Avoid unexpected multiline expressions (no-unexpected-multiline)

Semicolons are optional in JavaScript, via a process called automatic semicolon insertion (ASI). See the documentation for semi for a fuller discussion of that feature.

The rules for ASI are relatively straightforward: In short, as once described by Isaac Schlueter, a \n character always ends a statement (just like a semicolon) unless one of the following is true:

  1. The statement has an unclosed paren, array literal, or object literal or ends in some other way that is not a valid way to end a statement. (For instance, ending with . or ,.)
  2. The line is -- or ++ (in which case it will decrement/increment the next token.)
  3. It is a for(), while(), do, if(), or else, and there is no {
  4. The next line starts with [, (, +, *, /, -, ,, ., or some other binary operator that can only be found between two tokens in a single expression.

This particular rule aims to spot scenarios where a newline looks like it is ending a statement, but is not.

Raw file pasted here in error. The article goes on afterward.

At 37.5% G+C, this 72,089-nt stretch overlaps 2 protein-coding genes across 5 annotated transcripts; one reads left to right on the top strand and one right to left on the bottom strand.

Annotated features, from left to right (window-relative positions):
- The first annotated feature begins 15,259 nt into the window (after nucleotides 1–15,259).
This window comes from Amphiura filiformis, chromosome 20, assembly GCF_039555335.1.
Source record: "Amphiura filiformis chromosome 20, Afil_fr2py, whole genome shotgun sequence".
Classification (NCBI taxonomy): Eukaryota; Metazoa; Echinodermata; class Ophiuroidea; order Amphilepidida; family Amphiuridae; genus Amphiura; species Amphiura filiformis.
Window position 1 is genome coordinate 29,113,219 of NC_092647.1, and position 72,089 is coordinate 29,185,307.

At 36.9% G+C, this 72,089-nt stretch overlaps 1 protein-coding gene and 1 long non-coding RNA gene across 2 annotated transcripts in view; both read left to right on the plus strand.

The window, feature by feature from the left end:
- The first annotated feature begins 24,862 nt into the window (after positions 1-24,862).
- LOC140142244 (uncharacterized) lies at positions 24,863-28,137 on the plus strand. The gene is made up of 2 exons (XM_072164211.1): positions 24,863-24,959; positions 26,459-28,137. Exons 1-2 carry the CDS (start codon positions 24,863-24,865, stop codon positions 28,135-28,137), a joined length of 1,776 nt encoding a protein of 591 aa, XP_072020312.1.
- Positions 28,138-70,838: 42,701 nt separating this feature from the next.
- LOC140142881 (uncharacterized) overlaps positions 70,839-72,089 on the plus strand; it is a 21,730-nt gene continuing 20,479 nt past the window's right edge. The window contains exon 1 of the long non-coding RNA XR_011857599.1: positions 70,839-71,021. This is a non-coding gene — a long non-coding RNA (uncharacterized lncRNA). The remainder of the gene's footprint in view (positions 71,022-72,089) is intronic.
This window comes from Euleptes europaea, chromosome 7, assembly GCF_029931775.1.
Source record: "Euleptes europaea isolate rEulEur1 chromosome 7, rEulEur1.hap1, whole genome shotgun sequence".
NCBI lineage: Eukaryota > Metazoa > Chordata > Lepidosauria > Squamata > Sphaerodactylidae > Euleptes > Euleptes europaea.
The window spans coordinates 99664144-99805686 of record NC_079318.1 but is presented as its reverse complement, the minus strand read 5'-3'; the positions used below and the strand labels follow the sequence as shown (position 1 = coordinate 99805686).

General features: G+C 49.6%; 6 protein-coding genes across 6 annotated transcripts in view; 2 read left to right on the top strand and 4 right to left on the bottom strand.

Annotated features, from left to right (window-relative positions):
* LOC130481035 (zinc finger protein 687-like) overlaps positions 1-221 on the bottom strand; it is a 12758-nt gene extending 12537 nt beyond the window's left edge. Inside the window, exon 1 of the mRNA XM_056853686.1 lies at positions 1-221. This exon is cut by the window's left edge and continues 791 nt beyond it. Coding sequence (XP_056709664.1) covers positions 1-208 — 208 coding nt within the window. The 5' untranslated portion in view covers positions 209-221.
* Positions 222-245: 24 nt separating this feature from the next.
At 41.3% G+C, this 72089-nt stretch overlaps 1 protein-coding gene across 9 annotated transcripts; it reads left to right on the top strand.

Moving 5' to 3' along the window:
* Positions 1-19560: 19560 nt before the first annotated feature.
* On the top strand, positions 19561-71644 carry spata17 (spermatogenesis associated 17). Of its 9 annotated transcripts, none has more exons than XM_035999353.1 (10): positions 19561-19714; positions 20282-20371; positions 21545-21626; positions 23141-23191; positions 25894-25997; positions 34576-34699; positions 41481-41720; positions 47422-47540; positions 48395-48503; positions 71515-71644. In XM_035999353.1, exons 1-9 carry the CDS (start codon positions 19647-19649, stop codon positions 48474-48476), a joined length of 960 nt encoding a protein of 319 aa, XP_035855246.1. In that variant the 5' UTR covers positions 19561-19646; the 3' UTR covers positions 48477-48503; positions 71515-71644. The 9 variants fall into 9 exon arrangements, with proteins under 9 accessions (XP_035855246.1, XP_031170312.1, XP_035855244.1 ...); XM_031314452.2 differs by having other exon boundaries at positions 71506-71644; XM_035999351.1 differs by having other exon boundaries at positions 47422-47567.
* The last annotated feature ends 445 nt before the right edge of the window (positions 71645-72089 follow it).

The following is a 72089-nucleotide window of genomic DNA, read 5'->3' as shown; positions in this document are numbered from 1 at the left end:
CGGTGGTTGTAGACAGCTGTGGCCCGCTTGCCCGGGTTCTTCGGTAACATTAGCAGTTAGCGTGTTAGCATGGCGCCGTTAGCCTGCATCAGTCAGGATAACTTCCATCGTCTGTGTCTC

Rule Details

This rule is aimed at ensuring that two unrelated consecutive lines are not accidentially interpreted as a single expression.

The following patterns are considered warnings:

var foo = bar
(1 || 2).baz();

var hello = 'world'
[1, 2, 3].forEach(addNumber);

The following patterns are not considered warnings:

var foo = bar;
(1 || 2).baz();

var foo = bar
;(1 || 2).baz()

var hello = 'world';
[1, 2, 3].forEach(addNumber);

var hello = 'world'
void [1, 2, 3].forEach(addNumber);

When Not To Use It

You can turn this rule off if you are confident that you will not accidentally introduce code like this.

Note that the patterns considered warnings are not flagged by the semi rule.


This rule was introduced in ESLint 0.24.0.